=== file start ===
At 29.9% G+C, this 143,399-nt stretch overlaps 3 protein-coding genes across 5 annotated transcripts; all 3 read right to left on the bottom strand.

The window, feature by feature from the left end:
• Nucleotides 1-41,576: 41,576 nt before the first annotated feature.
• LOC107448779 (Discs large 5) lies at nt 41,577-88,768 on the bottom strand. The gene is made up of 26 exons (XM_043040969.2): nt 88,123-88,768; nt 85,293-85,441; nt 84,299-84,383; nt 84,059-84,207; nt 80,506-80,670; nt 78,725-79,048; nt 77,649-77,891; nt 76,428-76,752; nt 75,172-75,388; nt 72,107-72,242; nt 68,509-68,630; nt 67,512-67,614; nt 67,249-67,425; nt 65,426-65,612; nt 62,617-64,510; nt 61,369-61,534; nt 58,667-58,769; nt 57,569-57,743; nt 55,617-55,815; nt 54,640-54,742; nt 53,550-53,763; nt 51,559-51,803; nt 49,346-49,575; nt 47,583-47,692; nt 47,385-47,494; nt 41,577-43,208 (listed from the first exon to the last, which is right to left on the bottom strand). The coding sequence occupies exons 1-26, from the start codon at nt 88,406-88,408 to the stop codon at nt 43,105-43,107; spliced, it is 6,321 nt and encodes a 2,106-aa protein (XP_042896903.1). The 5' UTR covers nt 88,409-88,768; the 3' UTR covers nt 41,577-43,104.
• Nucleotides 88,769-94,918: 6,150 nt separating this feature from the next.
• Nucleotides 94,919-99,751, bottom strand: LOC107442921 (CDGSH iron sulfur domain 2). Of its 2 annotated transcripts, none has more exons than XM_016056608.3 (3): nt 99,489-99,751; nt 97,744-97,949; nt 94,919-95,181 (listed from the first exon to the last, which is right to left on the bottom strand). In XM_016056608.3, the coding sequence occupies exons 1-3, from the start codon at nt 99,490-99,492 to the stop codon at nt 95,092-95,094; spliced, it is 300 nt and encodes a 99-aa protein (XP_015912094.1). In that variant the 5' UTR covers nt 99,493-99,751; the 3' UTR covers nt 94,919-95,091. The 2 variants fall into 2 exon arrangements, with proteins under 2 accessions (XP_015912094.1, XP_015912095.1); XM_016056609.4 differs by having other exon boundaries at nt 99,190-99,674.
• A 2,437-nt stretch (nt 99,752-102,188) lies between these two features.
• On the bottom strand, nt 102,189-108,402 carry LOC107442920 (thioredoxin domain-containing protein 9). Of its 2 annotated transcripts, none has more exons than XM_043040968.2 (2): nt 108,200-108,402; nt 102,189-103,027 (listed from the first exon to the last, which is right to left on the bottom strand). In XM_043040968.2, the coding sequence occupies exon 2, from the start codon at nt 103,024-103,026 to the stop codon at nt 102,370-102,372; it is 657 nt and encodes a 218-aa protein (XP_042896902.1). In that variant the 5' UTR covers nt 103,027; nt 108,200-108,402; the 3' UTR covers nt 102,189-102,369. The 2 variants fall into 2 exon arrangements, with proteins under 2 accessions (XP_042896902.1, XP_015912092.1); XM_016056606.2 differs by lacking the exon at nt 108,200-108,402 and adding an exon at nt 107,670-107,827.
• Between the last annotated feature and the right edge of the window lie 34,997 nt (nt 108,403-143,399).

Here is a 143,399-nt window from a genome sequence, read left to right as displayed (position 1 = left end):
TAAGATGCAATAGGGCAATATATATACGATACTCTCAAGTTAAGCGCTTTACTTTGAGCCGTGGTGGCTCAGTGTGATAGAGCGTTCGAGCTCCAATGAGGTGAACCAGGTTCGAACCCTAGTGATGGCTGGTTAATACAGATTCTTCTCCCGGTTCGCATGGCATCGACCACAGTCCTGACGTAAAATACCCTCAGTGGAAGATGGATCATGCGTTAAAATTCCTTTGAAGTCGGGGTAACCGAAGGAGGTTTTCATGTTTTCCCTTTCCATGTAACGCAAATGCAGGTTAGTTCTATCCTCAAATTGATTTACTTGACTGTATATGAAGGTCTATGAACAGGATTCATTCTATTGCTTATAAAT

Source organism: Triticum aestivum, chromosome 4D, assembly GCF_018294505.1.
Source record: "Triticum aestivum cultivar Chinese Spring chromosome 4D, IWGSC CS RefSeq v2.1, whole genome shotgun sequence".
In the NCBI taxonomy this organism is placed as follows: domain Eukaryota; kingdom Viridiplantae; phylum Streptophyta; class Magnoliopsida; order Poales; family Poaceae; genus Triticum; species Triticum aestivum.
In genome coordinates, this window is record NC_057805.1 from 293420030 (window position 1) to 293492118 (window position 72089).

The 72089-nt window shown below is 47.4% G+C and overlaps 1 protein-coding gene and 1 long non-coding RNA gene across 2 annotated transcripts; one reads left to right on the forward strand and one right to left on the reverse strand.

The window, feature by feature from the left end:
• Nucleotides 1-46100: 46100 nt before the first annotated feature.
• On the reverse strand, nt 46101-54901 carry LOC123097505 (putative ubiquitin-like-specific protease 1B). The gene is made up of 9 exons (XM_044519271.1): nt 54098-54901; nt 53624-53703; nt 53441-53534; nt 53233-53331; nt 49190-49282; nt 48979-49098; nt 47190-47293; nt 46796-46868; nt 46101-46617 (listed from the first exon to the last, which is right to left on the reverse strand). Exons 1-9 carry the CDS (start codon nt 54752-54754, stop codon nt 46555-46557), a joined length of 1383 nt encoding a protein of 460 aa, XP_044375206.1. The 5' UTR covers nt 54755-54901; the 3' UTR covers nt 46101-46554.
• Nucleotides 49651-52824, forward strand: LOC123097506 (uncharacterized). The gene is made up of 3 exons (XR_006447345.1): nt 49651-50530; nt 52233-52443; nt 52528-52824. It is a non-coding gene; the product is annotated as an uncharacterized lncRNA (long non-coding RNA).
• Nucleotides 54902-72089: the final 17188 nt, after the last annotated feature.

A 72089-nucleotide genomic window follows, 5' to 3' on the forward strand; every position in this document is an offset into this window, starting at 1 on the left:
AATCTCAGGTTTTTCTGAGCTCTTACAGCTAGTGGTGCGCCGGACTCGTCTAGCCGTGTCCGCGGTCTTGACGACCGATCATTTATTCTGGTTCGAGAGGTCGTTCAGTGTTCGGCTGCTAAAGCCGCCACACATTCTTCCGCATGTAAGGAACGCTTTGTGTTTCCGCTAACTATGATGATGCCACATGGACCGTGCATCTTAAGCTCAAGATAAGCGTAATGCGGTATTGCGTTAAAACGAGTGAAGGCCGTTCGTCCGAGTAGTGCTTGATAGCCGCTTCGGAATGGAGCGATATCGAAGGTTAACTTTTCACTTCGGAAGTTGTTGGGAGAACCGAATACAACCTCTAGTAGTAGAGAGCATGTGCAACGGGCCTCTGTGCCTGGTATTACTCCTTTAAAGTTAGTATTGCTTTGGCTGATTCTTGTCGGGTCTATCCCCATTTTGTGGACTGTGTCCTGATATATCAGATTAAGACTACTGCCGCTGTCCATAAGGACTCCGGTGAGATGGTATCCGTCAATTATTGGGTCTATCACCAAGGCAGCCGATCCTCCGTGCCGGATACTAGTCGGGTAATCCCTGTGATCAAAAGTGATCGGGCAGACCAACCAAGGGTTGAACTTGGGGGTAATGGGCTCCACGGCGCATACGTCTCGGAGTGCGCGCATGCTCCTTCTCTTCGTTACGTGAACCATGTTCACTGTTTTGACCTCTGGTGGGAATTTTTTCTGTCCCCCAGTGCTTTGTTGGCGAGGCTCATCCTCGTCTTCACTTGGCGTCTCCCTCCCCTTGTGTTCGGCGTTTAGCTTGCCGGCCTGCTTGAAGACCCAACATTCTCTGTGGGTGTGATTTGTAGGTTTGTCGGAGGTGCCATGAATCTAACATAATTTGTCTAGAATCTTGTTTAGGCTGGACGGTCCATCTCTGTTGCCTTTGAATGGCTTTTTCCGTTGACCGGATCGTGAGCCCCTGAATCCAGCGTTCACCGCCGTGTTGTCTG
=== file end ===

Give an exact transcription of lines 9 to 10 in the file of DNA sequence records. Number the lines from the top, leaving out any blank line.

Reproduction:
• Between the last annotated feature and the right edge of the window lie 34,997 nt (nt 108,403-143,399).

Here is a 143,399-nt window from a genome sequence, read left to right as displayed (position 1 = left end):